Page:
For the LittleBigPlanet community, one thing is clear — none of the mainline games in the series work right now, and haven’t for quite some time. Very little beyond that fact is very clear at all. The series’ small but devoted group of remaining players has been left in the dark about why major sections of LittleBigPlanets 1, 2, and 3 are unplayable, who’s responsible, and when it will all be fixed. It’s a situation that speaks to the wider issue of online game preservation, and when a community is seemingly deemed no longer valuable enough to the companies that operate their games.
The LittleBigPlanet servers went down in early March. Their single player campaigns remain playable, and users can create their own levels, but they can no longer upload or download levels —the lifeblood of LittleBigPlanet, particularly this many years after release. Nor can they play with friends or access the game’s store. All three of the console LittleBigPlanet games are linked, with LittleBigPlanet 3 players theoretically able to download levels made for the first game; the unfortunate side-effect of this open approach being that when servers go down for one game, they go down for all three.
The servers remain inaccessible as I write, and messages around server repairs have been few and far between. On March 12, the Twitter accounts for LittleBigPlanet, LittleBigPlanet 3 developer Sumo Digital, and Sony studio SIE XDev all mentioned that the servers were being taken down because of ‘technical difficulties’. On March 31, the LittleBigPlanet Twitter account followed up to say that the team was working to “get the servers back online ASAP”, with XDev director of product development Pete Smith adding that “It might not be today, but it’s close.” Fan site LBP Union even reported that the game was briefly playable in full that day, albeit with some slowdown – but the servers were down again before too long.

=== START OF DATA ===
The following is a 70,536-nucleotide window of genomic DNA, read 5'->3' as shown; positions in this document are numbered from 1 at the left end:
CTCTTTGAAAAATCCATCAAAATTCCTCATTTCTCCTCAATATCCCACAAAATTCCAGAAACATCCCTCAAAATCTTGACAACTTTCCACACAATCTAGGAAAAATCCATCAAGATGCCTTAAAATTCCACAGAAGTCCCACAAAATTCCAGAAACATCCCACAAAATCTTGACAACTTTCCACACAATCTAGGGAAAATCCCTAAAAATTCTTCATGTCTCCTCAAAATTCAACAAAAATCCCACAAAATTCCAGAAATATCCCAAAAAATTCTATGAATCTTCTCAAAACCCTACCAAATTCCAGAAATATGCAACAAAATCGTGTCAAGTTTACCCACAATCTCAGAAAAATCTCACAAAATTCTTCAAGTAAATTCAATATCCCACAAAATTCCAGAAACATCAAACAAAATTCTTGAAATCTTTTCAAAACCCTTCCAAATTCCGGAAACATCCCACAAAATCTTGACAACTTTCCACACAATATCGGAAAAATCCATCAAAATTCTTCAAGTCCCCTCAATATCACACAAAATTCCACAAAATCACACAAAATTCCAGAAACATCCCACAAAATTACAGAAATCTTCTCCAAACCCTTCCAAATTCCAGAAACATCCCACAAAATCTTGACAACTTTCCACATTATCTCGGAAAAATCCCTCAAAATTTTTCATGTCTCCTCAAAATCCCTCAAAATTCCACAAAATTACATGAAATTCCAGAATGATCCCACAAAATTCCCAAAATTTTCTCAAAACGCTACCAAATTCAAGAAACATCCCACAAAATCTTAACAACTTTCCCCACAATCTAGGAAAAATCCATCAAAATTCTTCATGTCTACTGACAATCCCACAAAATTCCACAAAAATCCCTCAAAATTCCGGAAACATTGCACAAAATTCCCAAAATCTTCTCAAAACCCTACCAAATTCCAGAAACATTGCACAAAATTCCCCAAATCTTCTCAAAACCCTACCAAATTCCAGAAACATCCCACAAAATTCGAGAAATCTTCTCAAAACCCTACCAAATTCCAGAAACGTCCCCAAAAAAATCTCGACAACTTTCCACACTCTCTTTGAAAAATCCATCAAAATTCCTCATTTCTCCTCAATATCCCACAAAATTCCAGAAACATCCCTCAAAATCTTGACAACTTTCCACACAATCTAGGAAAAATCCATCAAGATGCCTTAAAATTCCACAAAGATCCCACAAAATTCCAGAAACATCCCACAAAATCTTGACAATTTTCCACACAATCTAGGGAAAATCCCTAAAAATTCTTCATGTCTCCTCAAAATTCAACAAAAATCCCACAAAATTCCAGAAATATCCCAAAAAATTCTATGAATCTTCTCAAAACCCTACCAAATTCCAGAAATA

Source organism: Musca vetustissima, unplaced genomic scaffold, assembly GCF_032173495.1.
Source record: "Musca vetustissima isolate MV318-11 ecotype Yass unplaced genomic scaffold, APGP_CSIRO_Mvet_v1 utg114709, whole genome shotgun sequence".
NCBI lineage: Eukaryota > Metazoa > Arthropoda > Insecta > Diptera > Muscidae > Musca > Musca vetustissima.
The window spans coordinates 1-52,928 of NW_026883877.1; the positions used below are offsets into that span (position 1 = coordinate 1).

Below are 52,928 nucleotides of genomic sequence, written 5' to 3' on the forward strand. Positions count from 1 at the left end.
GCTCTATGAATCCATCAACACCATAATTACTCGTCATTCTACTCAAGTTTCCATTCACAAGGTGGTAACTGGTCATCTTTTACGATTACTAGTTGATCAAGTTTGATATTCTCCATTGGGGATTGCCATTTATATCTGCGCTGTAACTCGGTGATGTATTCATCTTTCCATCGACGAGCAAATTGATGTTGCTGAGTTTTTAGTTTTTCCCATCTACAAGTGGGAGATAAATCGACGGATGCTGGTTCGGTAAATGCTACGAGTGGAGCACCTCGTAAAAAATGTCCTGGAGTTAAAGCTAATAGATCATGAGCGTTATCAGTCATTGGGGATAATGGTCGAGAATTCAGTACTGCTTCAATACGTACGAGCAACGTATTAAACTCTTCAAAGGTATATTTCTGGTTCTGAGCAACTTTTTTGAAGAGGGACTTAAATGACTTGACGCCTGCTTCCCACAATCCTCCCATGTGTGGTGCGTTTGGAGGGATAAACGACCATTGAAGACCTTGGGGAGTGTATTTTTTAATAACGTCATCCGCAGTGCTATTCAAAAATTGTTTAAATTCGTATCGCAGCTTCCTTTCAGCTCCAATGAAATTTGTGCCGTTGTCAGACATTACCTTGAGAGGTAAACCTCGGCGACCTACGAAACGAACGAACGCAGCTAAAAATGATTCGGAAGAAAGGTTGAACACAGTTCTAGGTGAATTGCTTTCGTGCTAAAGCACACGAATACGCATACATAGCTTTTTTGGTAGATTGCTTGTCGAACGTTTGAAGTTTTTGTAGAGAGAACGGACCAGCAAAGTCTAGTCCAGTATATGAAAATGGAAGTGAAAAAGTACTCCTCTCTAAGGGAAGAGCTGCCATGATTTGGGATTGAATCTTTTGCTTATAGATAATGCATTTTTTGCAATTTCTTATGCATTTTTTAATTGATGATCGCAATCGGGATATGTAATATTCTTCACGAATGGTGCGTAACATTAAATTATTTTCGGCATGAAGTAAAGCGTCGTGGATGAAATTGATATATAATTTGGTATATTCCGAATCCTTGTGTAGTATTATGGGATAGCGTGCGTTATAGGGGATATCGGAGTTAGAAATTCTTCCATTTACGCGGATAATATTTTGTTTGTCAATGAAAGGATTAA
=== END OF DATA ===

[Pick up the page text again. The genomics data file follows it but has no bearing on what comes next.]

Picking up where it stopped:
The last we heard from the team came on April 16, with a post reading, “We are still working on the LBP server issues. It’s taking us longer than we hoped but we are making progress and will update everyone as soon as we have more info. Thanks for being so patient :)”.
In talking with multiple members of the series’ community, I’ve heard a number of guesses and theories about how and why this happened in the first place. Many have pointed fingers at a single, aggrieved member of the community, spoken about stolen server keys, and claimed that thousands of junk levels were uploaded at one time as a DDOS attack to cripple servers. Others refuse to believe those theories, believing more prosaic reasons are to blame, based more on a lack of support for the games as they get older.
Nothing can be proven either way, because no party involved in LittleBigPlanet’s upkeep has meaningfully commented on the issue, other than to acknowledge that there is one. IGN understands that series creator MediaMolecule is no longer involved in any element of LittleBigPlanet’s ongoing operations, leaving its newer developers and publisher in a position to answer questions – although none of them ever truly have. LittleBigPlanet’s community manager has failed to respond to multiple requests for comment from IGN, Sumo Digital has been similarly silent, and Sony Interactive Entertainment responded to multiple questions about the issue with a simple statement, lacking in detail:
“We are aware of server issues with LittleBigPlanet and are working to get the issue fixed and the servers back online. We will keep you updated on progress and appreciate the continued patience as we work to resolve the matter.”
That stony silence around what exactly has happened has left members of the community wondering (and worrying about) not when, but if they’ll ever get to play the creative platformers again.
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I asked LBP player JakeLamba what it is that brought him back to the game so long after its release, and their reply feels like a very common sentiment. “A few months ago I started looking into PS3 stuff again, just for fun, and when I saw LittleBigPlanet on the PS3 games store a flood of forgotten memories came rushing back. I just got reminded of all the amazing times I had in the game and how instrumental it was in promoting creativity in me as a child. Though it’s not just nostalgia that keeps bringing me back. I honestly think the game series is being slept on. The games have so much charm in them.”
Another community member, Redshift-TTV agrees: “As a kid playing LBP1 on my PS3 for the first time it was magical. It felt like the game was on a whole different level compared to others. The game had the perfect childhood, arts and crafts project feel to it. Really feeding into our growing imaginations at the time.”